The theme of freedom and confinement is closely tied to economic security in Death of a Salesman. Linda and Willy long to escape both the physical confinement of their home and the economic confinement of their limited income, home mortgage, and bills. They idolize faraway lands such as Alaska and Africa as places of literal and figurative escape. Similarly, Biff finds New York to utterly confine him and can only imagine happiness and freedom working with his hands in the wide open West. Ultimately, the play seems to paint America's incredibly competitive version of capitalism as a thing that traps its citizens. This depiction is pretty ironic since America is supposed to be "the land of the free" – a place where if you work hard you're free to make your dreams come true.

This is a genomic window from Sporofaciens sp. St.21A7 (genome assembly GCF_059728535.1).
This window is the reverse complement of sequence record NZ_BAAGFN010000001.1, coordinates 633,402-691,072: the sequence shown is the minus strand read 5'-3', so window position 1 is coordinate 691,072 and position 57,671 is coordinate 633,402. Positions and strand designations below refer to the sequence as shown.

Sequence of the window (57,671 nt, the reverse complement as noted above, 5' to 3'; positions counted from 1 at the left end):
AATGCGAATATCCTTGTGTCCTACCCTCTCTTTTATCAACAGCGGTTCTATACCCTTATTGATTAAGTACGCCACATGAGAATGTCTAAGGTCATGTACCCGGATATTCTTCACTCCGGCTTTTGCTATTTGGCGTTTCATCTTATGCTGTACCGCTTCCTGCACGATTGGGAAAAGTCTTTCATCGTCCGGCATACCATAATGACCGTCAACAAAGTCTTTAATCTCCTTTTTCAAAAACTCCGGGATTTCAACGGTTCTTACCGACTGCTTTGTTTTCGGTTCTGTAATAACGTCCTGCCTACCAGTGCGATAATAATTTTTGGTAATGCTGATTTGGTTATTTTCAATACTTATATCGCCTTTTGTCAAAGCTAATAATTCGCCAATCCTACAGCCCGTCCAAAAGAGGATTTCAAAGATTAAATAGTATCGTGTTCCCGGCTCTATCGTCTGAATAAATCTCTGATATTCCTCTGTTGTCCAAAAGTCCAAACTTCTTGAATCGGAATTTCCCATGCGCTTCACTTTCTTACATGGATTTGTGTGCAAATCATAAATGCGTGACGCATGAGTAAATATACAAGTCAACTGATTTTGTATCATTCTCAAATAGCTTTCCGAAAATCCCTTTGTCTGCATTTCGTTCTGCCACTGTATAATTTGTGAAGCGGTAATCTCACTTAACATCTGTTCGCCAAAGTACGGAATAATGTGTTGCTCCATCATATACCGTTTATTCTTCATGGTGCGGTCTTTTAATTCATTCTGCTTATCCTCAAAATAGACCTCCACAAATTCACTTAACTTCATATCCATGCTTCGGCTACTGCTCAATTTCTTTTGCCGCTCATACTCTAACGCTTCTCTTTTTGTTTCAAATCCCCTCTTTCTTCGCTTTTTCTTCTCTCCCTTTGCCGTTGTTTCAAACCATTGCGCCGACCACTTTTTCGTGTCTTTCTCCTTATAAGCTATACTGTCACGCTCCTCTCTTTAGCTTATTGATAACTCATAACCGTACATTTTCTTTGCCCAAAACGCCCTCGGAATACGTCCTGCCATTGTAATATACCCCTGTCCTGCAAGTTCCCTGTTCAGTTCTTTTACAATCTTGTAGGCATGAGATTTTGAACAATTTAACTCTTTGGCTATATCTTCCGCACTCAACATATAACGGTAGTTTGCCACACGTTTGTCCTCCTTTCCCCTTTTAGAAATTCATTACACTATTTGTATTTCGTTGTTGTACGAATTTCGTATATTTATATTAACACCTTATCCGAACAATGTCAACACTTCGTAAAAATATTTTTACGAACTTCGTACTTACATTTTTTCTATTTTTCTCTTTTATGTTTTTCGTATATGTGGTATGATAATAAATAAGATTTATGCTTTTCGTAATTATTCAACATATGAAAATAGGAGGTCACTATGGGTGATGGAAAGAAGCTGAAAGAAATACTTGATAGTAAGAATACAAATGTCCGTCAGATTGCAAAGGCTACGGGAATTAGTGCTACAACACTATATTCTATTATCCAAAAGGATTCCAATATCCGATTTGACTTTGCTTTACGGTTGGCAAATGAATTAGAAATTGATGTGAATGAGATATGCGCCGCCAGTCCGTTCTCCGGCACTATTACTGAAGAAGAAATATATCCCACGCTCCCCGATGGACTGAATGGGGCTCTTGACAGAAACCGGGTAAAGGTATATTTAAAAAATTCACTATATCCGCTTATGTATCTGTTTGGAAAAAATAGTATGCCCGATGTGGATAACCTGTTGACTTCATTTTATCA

Willy perceives his suicide as a means of achieving freedom and escape.
While he knows his own suicide renders his own escape impossible, Willy hopes it will achieve freedom for his son Biff.